23OSHA needs to do more to establish the worker’spersonal responsibilityfor safety and health on the job.

24OSHA needs to embracerisk assessment.

25OSHA should make mandatory aonetime, 30-hour training class, “An Overview of Occupational Safety and Health” for every worker in the country covered by OSHA.

26OSHA protections should be extended to every worker in the country, such aspublic employees.

27The“black hat” inspectorsof OSHA need to go. Help people, educate people, help businesses bring their safety programs into compliance.

28OSHA needs to accept the ever-increasing need for third-party inspections ofcranes. OSHA standards have not kept up.

29OSHA is woefully behind in settinghealth standards. The backlog of health standards is pathetic. OSHA chief Dr. David Michaels should eliminate optional peer reviews of standards for silica, beryllium, diacetyl and other standards. OSHA must make its health mission a top priority.

30OSHA should approach everywhistleblower complaint with a completely open frame of mind.

31OSHA needs to work more closely withother federal regulatory bodiesto avoid unnecessary confusion and redundancy.

32OSHA needs a closer working relationship withNIOSH. NIOSH should be part of all OSHA strategic planning.

33OSHA needs to work with the Federal Aviation Administration to improve protections for flight attendants. For aflight attendant, each day on the job brings potential exposures to turbulence, severe air pressure changes, unwieldy service carts, broken luggage bins, balky exit doors and door handles, exposures to toxic chemicals, unruly passengers, communicable diseases, and emergency evacuations.

34AfterElaine Chao, OSHA, you owe us.

35OSHA has letself-proclaimed “experts”on the outside run roughshod over its own career scientists for far too long,

36OSHA needs to be grounded insound science.

37To use the traffic safety analogy,OSHA should not be content to just be the sheriffenforcing use of stop lights and speed limits; OSHA can save many more lives by also promoting development of better highways (safety systems).

38OSHA shouldgo beyond VPPand offer to industry other recognition programs to improve safety in specific areas, similar to EPA’s model of performance recognition programs for pollution prevention, energy STAR, climate leaders.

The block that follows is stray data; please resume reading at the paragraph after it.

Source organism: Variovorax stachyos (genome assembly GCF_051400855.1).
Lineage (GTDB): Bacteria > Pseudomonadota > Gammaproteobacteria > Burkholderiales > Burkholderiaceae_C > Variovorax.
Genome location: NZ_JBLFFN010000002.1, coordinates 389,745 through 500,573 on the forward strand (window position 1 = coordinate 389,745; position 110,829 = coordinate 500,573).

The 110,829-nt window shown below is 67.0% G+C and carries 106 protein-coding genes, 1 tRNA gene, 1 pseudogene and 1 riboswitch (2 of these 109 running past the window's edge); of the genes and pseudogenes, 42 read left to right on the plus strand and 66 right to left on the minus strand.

39OSHA needs to incorporatecontrol bandingwhen revising hazcom to align with the UN’s Globally Harmonized System for identifying hazardous substances.

40OSHA needs to restorea column to the OSHA 300 Logthat employers would use to record work-related musculoskeletal disorders (MSDs). OSHA needs a much better handle on the scope of work-related MSDs.

41Who are you kidding, OSHA?Recording MSDsis only the first step toward setting an ergonomics standard. Don’t do it. We’re watching.

42OSHA needs to tighten the screws onstate OSHA programs. Too many have been too lax for too long.

43OSHA needs to tighten the screws on industryrecordkeepingpractices. Too many have been too lax for too long.

44OSHA needs to tighten the screws onVPPoversight. Too many sites have been too lax for too long.

45OSHA needs to crack down onincentive programsthat offer rewards for going without an injury, and so encourage the under-reporting of injuries.

46OSHA inspectors should not misuse the “general duty clause” and launch an inspection over a few cross words between employees in the lunchroom that one employee perceives as a threatening act ofworkplace violence.

47OSHA needs to refer more cases forcriminal prosecutionto the Justice Department.

48OSHA is in danger of broadeningoverly aggressive investigationsthat lead to the C-suite and the board room to find out “who knew what and when.”

49OSHA needs to step up protections for workers ingreen jobs.

50OSHA needs to step up protections for construction workers employed in federalstimulus fundingprojects.